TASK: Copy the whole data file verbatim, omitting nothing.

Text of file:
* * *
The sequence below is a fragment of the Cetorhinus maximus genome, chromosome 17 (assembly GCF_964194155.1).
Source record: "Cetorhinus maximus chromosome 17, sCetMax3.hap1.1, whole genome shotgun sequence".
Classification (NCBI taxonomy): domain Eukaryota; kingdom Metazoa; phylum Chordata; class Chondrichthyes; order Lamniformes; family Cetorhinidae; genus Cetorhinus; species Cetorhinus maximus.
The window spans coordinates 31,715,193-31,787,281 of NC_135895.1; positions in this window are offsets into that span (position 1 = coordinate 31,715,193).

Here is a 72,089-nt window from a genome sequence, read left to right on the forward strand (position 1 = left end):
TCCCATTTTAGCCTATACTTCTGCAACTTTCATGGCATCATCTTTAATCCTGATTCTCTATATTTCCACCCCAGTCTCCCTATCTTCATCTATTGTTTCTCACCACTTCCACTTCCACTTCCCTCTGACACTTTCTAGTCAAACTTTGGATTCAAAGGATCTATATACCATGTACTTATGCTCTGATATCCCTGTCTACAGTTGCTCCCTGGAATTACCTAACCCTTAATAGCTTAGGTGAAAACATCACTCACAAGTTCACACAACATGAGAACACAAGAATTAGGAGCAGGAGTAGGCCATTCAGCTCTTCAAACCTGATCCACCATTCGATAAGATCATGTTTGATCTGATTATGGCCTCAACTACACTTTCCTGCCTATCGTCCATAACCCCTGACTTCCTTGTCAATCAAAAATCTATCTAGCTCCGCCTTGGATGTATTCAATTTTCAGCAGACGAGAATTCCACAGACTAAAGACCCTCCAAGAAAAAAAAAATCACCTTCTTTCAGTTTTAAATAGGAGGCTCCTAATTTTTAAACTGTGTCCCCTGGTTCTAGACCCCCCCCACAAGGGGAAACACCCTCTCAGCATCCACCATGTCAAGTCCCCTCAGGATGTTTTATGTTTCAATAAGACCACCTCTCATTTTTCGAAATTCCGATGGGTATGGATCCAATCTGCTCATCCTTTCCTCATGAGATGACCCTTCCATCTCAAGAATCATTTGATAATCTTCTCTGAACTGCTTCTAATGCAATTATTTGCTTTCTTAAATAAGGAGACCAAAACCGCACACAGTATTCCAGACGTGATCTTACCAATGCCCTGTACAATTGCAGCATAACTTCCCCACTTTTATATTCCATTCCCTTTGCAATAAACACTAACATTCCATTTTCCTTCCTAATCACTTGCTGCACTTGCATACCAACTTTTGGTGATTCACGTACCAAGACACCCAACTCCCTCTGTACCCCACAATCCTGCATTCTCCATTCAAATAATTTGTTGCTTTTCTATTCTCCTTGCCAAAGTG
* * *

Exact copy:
The sequence below is a fragment of the Cetorhinus maximus genome, chromosome 17 (assembly GCF_964194155.1).
Source record: "Cetorhinus maximus chromosome 17, sCetMax3.hap1.1, whole genome shotgun sequence".
Classification (NCBI taxonomy): domain Eukaryota; kingdom Metazoa; phylum Chordata; class Chondrichthyes; order Lamniformes; family Cetorhinidae; genus Cetorhinus; species Cetorhinus maximus.
The window spans coordinates 31,715,193-31,787,281 of NC_135895.1; positions in this window are offsets into that span (position 1 = coordinate 31,715,193).

Here is a 72,089-nt window from a genome sequence, read left to right on the forward strand (position 1 = left end):
TCCCATTTTAGCCTATACTTCTGCAACTTTCATGGCATCATCTTTAATCCTGATTCTCTATATTTCCACCCCAGTCTCCCTATCTTCATCTATTGTTTCTCACCACTTCCACTTCCACTTCCCTCTGACACTTTCTAGTCAAACTTTGGATTCAAAGGATCTATATACCATGTACTTATGCTCTGATATCCCTGTCTACAGTTGCTCCCTGGAATTACCTAACCCTTAATAGCTTAGGTGAAAACATCACTCACAAGTTCACACAACATGAGAACACAAGAATTAGGAGCAGGAGTAGGCCATTCAGCTCTTCAAACCTGATCCACCATTCGATAAGATCATGTTTGATCTGATTATGGCCTCAACTACACTTTCCTGCCTATCGTCCATAACCCCTGACTTCCTTGTCAATCAAAAATCTATCTAGCTCCGCCTTGGATGTATTCAATTTTCAGCAGACGAGAATTCCACAGACTAAAGACCCTCCAAGAAAAAAAAAATCACCTTCTTTCAGTTTTAAATAGGAGGCTCCTAATTTTTAAACTGTGTCCCCTGGTTCTAGACCCCCCCCACAAGGGGAAACACCCTCTCAGCATCCACCATGTCAAGTCCCCTCAGGATGTTTTATGTTTCAATAAGACCACCTCTCATTTTTCGAAATTCCGATGGGTATGGATCCAATCTGCTCATCCTTTCCTCATGAGATGACCCTTCCATCTCAAGAATCATTTGATAATCTTCTCTGAACTGCTTCTAATGCAATTATTTGCTTTCTTAAATAAGGAGACCAAAACCGCACACAGTATTCCAGACGTGATCTTACCAATGCCCTGTACAATTGCAGCATAACTTCCCCACTTTTATATTCCATTCCCTTTGCAATAAACACTAACATTCCATTTTCCTTCCTAATCACTTGCTGCACTTGCATACCAACTTTTGGTGATTCACGTACCAAGACACCCAACTCCCTCTGTACCCCACAATCCTGCATTCTCCATTCAAATAATTTGTTGCTTTTCTATTCTCCTTGCCAAAGTG